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We asked for you to send in your questions for Happy Holden, and you took us up on it! The questions you've posed run the gamut, covering technology, the worldwide fab market, and everything in between.
Here is a question that relates to a topic near and dear to Happy's heart: improving connectivity.
Q: There are usually several ways to improve connectivity on any board (including HDI boards). But are there any general principles for which order these features should be added to achieve the best results?
A: From a connectivity and density improvement standpoint, the use of blind vias (either drilled or lasered) offers the greatest gain, especially since the pitch of active components that drives density is shrinking. Next is the reduction of the diameter of via holes and smaller annual rings. Reducing traces and spaces comes next if you do not run into impedance and signal losses, and then blind vias. The final step is adding more layers.
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Douglas G. Brooks, PhD
Many design engineers and even many software suppliers make the significant mistake of equating changes in trace or via temperature with current density. This is incorrect at best and dangerous at worst. There is little if any correlation between temperature and current density. Current and trace dimensions (among other things) are the relevant variables, but current density is not. I hope by the end of this article you will see why. Here are four illustrations that will help you understand this.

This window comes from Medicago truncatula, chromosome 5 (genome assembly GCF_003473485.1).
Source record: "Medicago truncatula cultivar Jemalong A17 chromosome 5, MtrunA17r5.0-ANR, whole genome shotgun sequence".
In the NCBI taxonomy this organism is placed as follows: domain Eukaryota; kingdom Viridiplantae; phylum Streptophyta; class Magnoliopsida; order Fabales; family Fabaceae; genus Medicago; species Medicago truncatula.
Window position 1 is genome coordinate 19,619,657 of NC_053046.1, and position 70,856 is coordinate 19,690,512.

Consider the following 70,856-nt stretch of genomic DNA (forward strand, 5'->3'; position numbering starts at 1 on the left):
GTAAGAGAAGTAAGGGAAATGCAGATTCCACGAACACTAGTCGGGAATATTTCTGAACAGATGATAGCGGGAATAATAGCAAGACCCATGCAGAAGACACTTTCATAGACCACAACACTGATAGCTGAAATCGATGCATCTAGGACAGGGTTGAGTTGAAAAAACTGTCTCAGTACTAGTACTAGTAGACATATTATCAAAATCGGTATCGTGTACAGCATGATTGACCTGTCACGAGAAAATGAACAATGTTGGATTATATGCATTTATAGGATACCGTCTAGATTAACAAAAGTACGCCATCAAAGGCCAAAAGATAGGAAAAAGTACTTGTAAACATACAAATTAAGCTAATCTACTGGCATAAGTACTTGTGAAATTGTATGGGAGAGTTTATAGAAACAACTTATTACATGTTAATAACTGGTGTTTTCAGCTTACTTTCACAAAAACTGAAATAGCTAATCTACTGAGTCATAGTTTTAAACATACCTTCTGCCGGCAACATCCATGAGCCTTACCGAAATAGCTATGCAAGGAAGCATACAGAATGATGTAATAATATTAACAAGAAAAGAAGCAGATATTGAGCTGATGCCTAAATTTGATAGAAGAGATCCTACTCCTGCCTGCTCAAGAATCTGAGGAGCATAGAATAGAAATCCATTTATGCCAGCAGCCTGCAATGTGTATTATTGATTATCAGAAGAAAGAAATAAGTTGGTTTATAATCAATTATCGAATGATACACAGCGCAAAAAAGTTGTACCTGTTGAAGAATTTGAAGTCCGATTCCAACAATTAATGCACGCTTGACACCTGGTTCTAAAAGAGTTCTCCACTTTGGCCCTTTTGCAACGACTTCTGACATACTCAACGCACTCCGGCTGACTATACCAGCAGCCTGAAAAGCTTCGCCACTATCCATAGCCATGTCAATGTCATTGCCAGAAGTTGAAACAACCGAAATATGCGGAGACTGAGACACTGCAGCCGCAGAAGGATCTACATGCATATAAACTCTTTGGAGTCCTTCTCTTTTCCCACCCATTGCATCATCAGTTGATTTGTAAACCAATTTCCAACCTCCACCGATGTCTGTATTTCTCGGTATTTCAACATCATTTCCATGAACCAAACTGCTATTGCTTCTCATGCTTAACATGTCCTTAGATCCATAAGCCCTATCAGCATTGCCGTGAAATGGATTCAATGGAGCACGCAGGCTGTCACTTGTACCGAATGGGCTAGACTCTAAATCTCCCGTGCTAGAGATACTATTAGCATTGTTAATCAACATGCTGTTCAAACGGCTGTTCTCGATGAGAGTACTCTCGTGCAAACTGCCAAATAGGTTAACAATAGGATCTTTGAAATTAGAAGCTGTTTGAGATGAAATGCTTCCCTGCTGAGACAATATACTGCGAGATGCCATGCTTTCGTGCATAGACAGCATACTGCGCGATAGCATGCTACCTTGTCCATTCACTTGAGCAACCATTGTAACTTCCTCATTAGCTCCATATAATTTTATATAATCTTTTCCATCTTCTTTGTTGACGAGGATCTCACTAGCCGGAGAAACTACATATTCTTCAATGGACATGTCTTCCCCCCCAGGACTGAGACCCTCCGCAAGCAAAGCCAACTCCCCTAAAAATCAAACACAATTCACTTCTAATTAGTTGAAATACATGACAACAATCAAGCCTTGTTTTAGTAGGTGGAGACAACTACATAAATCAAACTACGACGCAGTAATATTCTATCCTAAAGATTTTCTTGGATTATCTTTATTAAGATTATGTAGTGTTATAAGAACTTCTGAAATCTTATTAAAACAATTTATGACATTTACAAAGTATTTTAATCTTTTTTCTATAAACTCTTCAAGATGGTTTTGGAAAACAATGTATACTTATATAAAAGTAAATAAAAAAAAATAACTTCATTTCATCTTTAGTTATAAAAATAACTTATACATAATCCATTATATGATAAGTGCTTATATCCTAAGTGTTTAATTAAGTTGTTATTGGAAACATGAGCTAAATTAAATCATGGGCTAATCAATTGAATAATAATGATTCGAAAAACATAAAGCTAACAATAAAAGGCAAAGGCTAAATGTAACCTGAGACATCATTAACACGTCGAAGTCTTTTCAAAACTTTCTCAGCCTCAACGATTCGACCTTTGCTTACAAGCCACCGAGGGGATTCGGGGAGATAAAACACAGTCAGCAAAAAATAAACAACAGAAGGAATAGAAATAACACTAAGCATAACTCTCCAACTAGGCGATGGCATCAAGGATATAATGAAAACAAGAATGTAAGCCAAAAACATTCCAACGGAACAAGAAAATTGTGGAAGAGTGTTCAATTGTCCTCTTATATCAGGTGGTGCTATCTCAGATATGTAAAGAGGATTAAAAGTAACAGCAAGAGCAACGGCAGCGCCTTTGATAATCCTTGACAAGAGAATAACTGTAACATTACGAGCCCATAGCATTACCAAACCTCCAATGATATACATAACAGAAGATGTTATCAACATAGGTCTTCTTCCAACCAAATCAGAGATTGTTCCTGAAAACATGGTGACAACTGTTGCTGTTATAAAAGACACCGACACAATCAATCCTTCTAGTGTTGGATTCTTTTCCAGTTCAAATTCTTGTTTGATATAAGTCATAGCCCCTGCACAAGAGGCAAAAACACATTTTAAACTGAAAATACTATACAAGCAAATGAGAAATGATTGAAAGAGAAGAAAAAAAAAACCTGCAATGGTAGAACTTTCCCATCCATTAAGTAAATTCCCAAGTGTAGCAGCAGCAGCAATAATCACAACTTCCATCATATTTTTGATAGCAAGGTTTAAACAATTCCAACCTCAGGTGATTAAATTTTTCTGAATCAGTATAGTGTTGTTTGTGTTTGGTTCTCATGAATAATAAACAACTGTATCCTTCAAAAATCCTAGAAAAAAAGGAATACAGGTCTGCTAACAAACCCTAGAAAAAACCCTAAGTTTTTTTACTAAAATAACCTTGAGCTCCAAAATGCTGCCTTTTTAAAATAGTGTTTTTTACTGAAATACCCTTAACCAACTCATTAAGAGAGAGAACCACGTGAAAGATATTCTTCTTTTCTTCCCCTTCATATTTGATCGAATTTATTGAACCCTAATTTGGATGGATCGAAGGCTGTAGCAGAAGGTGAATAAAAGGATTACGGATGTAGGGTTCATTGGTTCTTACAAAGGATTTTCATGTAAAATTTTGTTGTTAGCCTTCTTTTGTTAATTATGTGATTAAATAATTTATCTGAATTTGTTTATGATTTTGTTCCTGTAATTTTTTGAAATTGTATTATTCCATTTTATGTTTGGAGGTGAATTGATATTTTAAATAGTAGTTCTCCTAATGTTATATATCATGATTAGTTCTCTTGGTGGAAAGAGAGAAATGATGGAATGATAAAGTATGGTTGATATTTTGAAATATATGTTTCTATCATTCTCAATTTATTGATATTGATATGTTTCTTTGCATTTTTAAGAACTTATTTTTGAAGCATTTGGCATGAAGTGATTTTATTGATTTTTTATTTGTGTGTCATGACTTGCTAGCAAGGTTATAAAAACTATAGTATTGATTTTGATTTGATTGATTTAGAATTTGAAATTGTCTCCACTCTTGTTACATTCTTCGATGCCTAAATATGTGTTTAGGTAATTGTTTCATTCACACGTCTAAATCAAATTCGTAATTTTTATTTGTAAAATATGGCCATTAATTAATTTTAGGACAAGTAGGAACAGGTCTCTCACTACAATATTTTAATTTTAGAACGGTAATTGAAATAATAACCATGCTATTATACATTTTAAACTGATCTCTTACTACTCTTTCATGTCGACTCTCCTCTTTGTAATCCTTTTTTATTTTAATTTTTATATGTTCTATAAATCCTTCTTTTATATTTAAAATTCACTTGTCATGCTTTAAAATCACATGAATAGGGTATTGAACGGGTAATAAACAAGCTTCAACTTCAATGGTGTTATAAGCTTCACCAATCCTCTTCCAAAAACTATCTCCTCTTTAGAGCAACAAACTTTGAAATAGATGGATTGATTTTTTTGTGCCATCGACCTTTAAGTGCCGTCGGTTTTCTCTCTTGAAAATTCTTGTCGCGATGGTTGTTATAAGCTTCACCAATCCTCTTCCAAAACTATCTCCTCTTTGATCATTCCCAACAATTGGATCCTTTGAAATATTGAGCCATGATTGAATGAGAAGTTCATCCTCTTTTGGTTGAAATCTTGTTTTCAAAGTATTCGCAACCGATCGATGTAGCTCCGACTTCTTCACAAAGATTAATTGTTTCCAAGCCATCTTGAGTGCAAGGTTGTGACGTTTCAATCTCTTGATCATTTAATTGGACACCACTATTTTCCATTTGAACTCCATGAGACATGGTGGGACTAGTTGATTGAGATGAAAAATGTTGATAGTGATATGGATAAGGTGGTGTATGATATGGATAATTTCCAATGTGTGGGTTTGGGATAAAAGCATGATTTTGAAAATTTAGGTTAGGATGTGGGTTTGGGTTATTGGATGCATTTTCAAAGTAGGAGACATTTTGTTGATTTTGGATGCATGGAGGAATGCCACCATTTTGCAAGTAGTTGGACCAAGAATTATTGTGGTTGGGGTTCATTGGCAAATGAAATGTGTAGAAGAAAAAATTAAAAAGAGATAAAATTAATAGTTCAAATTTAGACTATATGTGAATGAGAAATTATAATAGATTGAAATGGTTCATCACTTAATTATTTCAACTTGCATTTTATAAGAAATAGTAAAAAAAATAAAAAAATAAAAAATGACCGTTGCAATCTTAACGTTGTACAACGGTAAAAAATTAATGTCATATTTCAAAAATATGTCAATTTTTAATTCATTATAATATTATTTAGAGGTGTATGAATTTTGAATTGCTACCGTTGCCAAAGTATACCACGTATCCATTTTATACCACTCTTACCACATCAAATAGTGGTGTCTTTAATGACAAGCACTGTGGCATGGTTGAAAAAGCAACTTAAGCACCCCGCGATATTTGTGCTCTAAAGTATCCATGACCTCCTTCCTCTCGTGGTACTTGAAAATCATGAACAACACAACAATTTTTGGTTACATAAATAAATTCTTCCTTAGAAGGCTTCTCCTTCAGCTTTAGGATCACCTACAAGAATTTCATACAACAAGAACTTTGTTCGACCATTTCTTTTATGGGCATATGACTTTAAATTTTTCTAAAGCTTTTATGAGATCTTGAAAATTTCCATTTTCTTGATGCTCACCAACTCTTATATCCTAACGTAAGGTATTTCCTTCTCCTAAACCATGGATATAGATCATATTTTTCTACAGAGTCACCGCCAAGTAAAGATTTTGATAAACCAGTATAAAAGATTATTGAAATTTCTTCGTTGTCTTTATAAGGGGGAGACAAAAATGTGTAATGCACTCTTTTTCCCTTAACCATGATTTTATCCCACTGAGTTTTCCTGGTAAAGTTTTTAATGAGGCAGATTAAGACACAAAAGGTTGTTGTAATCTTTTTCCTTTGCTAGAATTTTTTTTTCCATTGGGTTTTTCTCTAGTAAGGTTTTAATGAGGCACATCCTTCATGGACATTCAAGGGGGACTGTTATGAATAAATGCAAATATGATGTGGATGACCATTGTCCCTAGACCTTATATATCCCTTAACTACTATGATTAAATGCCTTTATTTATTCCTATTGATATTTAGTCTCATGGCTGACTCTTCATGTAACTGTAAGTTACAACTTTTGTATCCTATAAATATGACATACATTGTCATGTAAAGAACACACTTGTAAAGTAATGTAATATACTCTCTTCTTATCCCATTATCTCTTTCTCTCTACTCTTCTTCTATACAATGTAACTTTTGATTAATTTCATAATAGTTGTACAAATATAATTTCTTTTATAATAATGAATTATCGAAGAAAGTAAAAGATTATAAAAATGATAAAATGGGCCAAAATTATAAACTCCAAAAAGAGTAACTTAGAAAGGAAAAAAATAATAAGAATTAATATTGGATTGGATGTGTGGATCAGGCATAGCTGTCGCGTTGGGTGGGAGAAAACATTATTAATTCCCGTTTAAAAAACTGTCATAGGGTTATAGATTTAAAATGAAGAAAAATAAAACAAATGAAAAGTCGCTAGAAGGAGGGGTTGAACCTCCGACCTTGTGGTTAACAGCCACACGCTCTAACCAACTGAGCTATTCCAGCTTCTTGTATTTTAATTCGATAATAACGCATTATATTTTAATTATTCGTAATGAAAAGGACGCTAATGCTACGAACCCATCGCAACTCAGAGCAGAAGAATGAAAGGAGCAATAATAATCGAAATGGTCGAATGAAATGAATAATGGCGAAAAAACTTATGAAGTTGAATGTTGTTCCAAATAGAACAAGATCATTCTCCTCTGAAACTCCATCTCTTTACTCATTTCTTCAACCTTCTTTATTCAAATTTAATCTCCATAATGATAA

Christian Keller, Altium
PCB developers are deluged with new challenges caused by increasing density and smaller components. Ball grid arrays (BGAs) create particular challenges during layout, with hundreds of connections in just a few square centimeters. Fortunately, designers now have options for addressing these issues.
Craig Armenti, Mentor
A key aspect of HDI technology is the use of microvias. For reference, the IPC HDI Design Committee has identified microvias as any hole equal to or less than 150 microns. Multiple types of HDI stack-ups associated with blind and buried microvias can be used to meet the density and cost requirements for today’s products. Design teams should develop stack-ups in conjunction with the fabricator to minimize cost and meet signal integrity requirements.